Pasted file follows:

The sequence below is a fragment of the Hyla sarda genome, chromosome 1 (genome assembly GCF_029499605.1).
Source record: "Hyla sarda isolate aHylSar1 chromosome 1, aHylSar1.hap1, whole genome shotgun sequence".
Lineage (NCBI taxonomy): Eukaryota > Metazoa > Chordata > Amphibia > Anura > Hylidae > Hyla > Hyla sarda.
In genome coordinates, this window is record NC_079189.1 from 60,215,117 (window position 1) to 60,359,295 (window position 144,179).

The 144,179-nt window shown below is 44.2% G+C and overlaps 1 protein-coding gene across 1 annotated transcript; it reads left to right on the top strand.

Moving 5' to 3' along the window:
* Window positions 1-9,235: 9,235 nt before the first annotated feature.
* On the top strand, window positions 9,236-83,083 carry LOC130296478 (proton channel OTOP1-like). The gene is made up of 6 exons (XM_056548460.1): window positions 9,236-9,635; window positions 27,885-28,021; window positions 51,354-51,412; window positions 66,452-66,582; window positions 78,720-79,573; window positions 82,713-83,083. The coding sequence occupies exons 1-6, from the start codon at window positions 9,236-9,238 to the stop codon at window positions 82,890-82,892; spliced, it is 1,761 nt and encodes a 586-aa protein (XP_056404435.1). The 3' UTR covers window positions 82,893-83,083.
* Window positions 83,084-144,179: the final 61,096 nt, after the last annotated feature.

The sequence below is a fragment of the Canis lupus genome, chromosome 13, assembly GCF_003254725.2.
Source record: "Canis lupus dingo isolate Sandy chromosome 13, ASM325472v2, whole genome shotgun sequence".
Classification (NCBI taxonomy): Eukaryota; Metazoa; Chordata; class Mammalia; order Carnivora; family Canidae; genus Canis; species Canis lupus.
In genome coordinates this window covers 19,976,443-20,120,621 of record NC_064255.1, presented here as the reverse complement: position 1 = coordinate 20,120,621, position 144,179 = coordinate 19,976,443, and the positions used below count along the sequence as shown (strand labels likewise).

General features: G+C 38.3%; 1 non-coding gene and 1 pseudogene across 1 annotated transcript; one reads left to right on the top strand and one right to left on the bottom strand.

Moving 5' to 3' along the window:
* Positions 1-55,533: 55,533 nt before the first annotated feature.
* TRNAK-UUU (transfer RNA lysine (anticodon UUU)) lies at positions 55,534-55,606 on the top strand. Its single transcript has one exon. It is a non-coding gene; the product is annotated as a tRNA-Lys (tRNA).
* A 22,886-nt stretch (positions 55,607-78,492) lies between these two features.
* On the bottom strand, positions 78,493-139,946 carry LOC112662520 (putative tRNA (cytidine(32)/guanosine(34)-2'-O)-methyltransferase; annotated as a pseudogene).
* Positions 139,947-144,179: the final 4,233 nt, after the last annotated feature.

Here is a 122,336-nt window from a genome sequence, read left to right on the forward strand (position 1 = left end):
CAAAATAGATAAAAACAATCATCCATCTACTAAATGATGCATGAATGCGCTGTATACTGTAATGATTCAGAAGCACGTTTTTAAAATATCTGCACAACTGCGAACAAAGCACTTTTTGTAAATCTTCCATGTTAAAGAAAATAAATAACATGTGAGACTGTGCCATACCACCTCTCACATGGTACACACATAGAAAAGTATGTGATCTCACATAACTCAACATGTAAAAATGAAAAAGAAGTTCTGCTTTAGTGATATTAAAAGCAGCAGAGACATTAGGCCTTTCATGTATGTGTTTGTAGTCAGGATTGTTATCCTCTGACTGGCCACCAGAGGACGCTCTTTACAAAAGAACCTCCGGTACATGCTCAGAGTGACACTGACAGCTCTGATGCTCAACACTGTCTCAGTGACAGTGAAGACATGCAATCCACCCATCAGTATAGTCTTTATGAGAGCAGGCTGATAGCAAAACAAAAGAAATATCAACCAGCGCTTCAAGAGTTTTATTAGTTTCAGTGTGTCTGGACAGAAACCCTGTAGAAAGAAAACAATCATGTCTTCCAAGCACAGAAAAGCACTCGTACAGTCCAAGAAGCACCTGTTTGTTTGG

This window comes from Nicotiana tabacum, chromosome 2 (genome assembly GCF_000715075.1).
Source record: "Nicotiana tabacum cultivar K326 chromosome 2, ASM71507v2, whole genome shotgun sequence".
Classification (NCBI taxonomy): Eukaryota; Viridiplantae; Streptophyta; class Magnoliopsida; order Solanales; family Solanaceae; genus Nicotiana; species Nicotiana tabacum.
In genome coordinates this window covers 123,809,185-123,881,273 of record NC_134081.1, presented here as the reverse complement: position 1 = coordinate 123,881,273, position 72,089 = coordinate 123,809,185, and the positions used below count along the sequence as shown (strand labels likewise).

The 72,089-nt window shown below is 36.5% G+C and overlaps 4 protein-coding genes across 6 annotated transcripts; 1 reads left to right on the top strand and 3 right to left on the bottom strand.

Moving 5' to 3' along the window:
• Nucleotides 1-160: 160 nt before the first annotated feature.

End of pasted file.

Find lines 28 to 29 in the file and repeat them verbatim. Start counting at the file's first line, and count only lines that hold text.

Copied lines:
Moving 5' to 3' along the window:
• Nucleotides 1-160: 160 nt before the first annotated feature.